6. Be patient

People experiencing an eating disorder can experience a range of different and conflicting emotions all in one day. This can be distressing for them, for you, and for your support networks, and may be challenging to manage. The road to recovery is filled with different emotions and can be a long journey. It is important to be as calm and patient as possible throughout their recovery and remember that there is no quick fix. Recovery takes time and patience. Try to focus on the more positive aspects of the experience and/or the long-term goal of recovery.

7. Seek support

Seeking professional support from a medical or mental health professional can reduce the amount of stress you carry and improve your capacity to care for someone experiencing an eating disorder. Eating disorder organisations and support groups can help you through challenges by providing guidance, strategies, and resources, and connect you with others going through similar experiences.

Being a carer

The effects of an eating disorder are often felt not only by the person experiencing it, but also by their family and support network. A carer or support can be any person involved in caring for someone living with an eating disorder. This may include a parent, partner, friend, sibling, grandparent, child, grandchild, relative, neighbour, colleague or any other person caring for or supporting someone living with an eating disorder.

If you are caring or providing support for someone experiencing an eating disorder it is possible that at certain times you may feel:

• Distressed about what is happening to the person you care for or support, to you, and/or your family.
• Burnt out from the demands of caring for someone experiencing an eating disorder in addition to family life, personal life, and work commitments.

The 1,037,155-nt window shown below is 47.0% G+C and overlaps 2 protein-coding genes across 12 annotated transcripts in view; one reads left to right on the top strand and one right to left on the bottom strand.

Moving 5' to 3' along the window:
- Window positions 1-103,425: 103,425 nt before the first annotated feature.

• Guilty about your ‘role’ in the illness. You may fear that you are in some way responsible.
• Confused about the best way to help, both on a daily basis and within the long-term goal of recovery.
• Anxious and afraid about the physical and psychological changes you are observing in the person you care for.
• A sense of hopelessness about your ability to provide support to the person experiencing an eating disorder
• Sad that the eating disorder has taken over the person you care for and your family

All of these feelings are normal and valid. Caring for and supporting someone experiencing an eating disorder is a huge responsibility and can come with considerable personal strain. You may want to ‘fix’ things and feel frustrated when you can’t.

Learning more about the experience of living with an eating disorder can help you to better understand and cope with the changes you are seeing in the person you care for.

If you suspect someone you know is experiencing an eating disorder, it is important to support them to seek help immediately. The earlier someone seeks help the closer they are to recovery. Your GP is a good ‘first base’ and can refer you to a practitioner with specific knowledge in eating disorders. For  information about eating disorder-specific clinical services, see our Service Locator.